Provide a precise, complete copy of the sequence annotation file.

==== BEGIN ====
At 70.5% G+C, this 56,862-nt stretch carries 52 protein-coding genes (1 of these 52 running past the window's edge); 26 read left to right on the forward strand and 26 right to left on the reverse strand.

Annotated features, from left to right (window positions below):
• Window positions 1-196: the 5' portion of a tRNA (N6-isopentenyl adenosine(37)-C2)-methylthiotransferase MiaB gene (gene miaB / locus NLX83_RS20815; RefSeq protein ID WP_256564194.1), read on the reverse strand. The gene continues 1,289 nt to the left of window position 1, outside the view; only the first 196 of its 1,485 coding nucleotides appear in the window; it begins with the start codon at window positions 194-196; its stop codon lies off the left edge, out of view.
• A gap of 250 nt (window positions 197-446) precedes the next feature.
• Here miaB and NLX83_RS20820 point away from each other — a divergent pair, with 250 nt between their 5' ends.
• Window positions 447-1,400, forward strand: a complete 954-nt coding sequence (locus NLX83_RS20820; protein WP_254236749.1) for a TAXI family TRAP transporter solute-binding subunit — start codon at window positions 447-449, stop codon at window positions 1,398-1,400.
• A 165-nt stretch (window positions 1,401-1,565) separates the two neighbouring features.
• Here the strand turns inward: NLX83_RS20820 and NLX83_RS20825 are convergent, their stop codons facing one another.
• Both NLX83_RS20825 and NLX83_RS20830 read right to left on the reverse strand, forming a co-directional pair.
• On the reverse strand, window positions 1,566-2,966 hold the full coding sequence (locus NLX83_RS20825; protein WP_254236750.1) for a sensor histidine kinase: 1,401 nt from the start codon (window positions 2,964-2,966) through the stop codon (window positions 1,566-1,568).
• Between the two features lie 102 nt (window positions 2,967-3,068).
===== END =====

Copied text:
At 70.5% G+C, this 56,862-nt stretch carries 52 protein-coding genes (1 of these 52 running past the window's edge); 26 read left to right on the forward strand and 26 right to left on the reverse strand.

Annotated features, from left to right (window positions below):
• Window positions 1-196: the 5' portion of a tRNA (N6-isopentenyl adenosine(37)-C2)-methylthiotransferase MiaB gene (gene miaB / locus NLX83_RS20815; RefSeq protein ID WP_256564194.1), read on the reverse strand. The gene continues 1,289 nt to the left of window position 1, outside the view; only the first 196 of its 1,485 coding nucleotides appear in the window; it begins with the start codon at window positions 194-196; its stop codon lies off the left edge, out of view.
• A gap of 250 nt (window positions 197-446) precedes the next feature.
• Here miaB and NLX83_RS20820 point away from each other — a divergent pair, with 250 nt between their 5' ends.
• Window positions 447-1,400, forward strand: a complete 954-nt coding sequence (locus NLX83_RS20820; protein WP_254236749.1) for a TAXI family TRAP transporter solute-binding subunit — start codon at window positions 447-449, stop codon at window positions 1,398-1,400.
• A 165-nt stretch (window positions 1,401-1,565) separates the two neighbouring features.
• Here the strand turns inward: NLX83_RS20820 and NLX83_RS20825 are convergent, their stop codons facing one another.
• Both NLX83_RS20825 and NLX83_RS20830 read right to left on the reverse strand, forming a co-directional pair.
• On the reverse strand, window positions 1,566-2,966 hold the full coding sequence (locus NLX83_RS20825; protein WP_254236750.1) for a sensor histidine kinase: 1,401 nt from the start codon (window positions 2,964-2,966) through the stop codon (window positions 1,566-1,568).
• Between the two features lie 102 nt (window positions 2,967-3,068).